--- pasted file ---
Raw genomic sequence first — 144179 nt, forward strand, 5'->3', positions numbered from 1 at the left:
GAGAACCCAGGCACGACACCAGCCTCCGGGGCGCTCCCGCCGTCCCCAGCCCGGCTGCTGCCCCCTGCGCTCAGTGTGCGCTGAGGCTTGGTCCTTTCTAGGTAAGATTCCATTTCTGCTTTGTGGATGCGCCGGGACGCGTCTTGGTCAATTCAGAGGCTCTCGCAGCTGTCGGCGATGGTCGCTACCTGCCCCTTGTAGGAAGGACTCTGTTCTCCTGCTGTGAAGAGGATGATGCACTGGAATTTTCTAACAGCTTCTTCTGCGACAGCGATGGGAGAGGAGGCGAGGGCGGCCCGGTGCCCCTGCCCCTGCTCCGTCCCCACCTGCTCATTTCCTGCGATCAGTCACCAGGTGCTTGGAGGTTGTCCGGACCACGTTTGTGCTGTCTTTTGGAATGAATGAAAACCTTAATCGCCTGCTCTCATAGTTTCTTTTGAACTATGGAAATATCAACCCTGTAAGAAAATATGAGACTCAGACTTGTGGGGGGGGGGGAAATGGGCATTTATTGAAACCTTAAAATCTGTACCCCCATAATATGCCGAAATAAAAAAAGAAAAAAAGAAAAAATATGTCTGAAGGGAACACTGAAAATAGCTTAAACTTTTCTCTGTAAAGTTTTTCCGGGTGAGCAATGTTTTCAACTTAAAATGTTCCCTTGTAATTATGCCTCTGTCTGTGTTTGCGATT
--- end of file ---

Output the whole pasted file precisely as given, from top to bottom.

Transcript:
Raw genomic sequence first — 144179 nt, forward strand, 5'->3', positions numbered from 1 at the left:
GAGAACCCAGGCACGACACCAGCCTCCGGGGCGCTCCCGCCGTCCCCAGCCCGGCTGCTGCCCCCTGCGCTCAGTGTGCGCTGAGGCTTGGTCCTTTCTAGGTAAGATTCCATTTCTGCTTTGTGGATGCGCCGGGACGCGTCTTGGTCAATTCAGAGGCTCTCGCAGCTGTCGGCGATGGTCGCTACCTGCCCCTTGTAGGAAGGACTCTGTTCTCCTGCTGTGAAGAGGATGATGCACTGGAATTTTCTAACAGCTTCTTCTGCGACAGCGATGGGAGAGGAGGCGAGGGCGGCCCGGTGCCCCTGCCCCTGCTCCGTCCCCACCTGCTCATTTCCTGCGATCAGTCACCAGGTGCTTGGAGGTTGTCCGGACCACGTTTGTGCTGTCTTTTGGAATGAATGAAAACCTTAATCGCCTGCTCTCATAGTTTCTTTTGAACTATGGAAATATCAACCCTGTAAGAAAATATGAGACTCAGACTTGTGGGGGGGGGGGAAATGGGCATTTATTGAAACCTTAAAATCTGTACCCCCATAATATGCCGAAATAAAAAAAGAAAAAAAGAAAAAATATGTCTGAAGGGAACACTGAAAATAGCTTAAACTTTTCTCTGTAAAGTTTTTCCGGGTGAGCAATGTTTTCAACTTAAAATGTTCCCTTGTAATTATGCCTCTGTCTGTGTTTGCGATT